UBC Theses and Dissertations
Balance in everyday life : conceptions of men and women in dual-income couples with young children Wada, Mineko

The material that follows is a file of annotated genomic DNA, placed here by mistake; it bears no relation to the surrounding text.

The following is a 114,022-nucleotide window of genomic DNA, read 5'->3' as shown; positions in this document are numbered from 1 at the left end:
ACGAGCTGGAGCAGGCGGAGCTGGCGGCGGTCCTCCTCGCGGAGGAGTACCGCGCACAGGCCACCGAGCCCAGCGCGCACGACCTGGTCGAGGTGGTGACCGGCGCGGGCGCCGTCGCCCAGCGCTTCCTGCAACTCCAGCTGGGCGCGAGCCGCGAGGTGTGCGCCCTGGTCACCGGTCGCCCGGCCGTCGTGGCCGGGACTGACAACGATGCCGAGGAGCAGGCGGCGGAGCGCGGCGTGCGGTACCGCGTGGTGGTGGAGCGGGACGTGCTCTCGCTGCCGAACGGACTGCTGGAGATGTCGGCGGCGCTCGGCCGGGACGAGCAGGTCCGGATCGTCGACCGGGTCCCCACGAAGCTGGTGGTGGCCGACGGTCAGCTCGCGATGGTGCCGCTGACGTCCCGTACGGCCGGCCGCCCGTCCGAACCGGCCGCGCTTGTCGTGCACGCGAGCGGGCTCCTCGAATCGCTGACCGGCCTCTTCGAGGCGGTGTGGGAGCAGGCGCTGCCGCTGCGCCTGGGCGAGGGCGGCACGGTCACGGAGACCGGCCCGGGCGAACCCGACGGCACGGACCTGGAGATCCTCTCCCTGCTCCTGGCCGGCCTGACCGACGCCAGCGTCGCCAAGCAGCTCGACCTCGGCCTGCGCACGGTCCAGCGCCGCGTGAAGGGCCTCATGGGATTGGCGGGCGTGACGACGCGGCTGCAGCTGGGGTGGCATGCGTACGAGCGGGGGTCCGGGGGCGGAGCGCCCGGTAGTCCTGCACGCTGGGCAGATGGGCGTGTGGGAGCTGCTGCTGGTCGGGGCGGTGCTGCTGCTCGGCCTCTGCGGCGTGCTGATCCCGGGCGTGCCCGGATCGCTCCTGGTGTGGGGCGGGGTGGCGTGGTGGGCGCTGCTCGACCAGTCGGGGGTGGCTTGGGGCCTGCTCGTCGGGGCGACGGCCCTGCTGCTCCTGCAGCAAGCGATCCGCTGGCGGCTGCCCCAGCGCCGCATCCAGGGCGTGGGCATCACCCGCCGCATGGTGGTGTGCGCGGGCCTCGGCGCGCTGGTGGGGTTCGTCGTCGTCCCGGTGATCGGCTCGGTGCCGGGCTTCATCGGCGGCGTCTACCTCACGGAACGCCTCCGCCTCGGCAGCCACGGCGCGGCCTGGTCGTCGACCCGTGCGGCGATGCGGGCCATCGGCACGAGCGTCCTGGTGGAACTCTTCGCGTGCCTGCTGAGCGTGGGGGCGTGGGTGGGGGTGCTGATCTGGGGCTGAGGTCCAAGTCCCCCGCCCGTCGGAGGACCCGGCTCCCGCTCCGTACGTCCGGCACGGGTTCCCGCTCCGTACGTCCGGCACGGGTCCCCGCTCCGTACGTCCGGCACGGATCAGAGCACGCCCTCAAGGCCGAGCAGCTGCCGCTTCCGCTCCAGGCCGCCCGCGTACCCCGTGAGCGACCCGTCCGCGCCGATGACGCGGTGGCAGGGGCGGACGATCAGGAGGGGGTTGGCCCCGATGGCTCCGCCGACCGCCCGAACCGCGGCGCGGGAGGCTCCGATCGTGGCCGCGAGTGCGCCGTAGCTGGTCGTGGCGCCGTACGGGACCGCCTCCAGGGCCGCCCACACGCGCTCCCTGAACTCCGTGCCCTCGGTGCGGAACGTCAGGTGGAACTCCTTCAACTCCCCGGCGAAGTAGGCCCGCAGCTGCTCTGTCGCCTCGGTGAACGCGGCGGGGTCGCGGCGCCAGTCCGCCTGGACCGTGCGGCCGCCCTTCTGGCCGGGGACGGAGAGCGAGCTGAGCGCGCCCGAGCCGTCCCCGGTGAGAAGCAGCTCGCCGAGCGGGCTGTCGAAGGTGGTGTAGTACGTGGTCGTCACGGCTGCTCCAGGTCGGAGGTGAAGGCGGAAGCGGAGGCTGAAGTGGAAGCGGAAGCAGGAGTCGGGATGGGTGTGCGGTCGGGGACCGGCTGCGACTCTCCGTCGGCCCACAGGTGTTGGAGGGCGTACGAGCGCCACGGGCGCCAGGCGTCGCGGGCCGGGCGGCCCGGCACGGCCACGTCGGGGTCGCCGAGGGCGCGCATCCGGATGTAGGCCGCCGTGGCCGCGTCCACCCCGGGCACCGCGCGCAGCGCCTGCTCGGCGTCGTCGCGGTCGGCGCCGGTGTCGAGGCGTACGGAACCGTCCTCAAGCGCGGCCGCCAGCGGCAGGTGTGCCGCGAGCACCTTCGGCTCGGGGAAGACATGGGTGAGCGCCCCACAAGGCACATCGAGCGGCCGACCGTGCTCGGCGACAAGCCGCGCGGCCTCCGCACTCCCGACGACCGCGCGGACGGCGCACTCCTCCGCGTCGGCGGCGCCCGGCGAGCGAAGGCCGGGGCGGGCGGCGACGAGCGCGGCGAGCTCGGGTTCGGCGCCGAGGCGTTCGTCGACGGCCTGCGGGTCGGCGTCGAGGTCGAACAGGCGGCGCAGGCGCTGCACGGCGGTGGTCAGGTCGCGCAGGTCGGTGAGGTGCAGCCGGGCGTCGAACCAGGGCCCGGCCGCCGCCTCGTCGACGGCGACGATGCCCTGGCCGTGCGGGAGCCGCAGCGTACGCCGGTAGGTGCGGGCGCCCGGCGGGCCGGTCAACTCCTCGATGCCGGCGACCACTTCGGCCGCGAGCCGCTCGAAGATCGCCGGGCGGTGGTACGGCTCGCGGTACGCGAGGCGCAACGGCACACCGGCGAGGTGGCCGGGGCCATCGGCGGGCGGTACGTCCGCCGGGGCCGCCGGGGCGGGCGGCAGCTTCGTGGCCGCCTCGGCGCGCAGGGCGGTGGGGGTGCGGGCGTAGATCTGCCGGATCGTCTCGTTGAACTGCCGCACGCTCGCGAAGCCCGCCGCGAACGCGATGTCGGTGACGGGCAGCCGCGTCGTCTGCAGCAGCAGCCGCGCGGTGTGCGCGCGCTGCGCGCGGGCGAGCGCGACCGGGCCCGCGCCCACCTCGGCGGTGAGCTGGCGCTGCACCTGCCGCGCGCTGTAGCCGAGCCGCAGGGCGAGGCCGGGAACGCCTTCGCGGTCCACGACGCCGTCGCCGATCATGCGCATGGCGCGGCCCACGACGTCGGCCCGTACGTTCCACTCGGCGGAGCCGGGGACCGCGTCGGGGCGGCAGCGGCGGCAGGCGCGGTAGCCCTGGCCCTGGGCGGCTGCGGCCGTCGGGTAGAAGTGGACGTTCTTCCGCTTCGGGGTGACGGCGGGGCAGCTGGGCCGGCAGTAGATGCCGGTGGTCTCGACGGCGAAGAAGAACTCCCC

BACKGROUND: As the social justice movement has lessened the gender gap in occupational participation, the subject of balance in life is receiving enormous attention. A growing body of literature suggests that imbalance can increase individual’s health risks. Although various theories about balance have been developed, it remains elusive as a concept. Understanding how people experience and perceive balance is essential to conceptualizing balance and promoting individual and societal health. OBJECTIVE: To better understand the ways in which men and women in dual-income couples with at least one preschool-aged child perceive and experience balance in everyday life. METHODS: The study was primarily informed by a phenomenographic approach. Fifteen heterosexual, dual-income couples living with at least one child under six years old were recruited from a metropolitan area. Each partner in each couple individually participated in two semi-structured interviews. The first interview was designed to explore participants’ overall experiences of daily life, while the second interview aimed to elicit their experiences and perceptions of balance. Phenomenographic and critical discourse analyses were applied to the interview data. The quality of the findings was assured by peer-debriefing, reflexivity, and the verification of transferability. RESULTS: Two key conceptions of balance were identified: managing life and participating in a mix of occupations. In elucidating these conceptions, parents associated the former with meeting collective needs and the latter with meeting individual needs. Trying to simultaneously satisfy these two conceptions/constructions of balance created tension. Managing life reinforced parents’ intensive commitment to parenting and led to balance, but it limited their engagement in personal occupations, which led to imbalance. Conversely, participating in a mix of occupations allowed parents to meet their own needs and was associated with balance, but as it reduced the time they spent with their families, it led to imbalance. CONCLUSION: Employed parents with young children live with two competing conceptions/constructions of balance, which can create tension and affect health. Developing health care and employment policies that help parents to attain a greater sense of balance by harmonizing collective needs of the family and their personal needs may mediate this tension.
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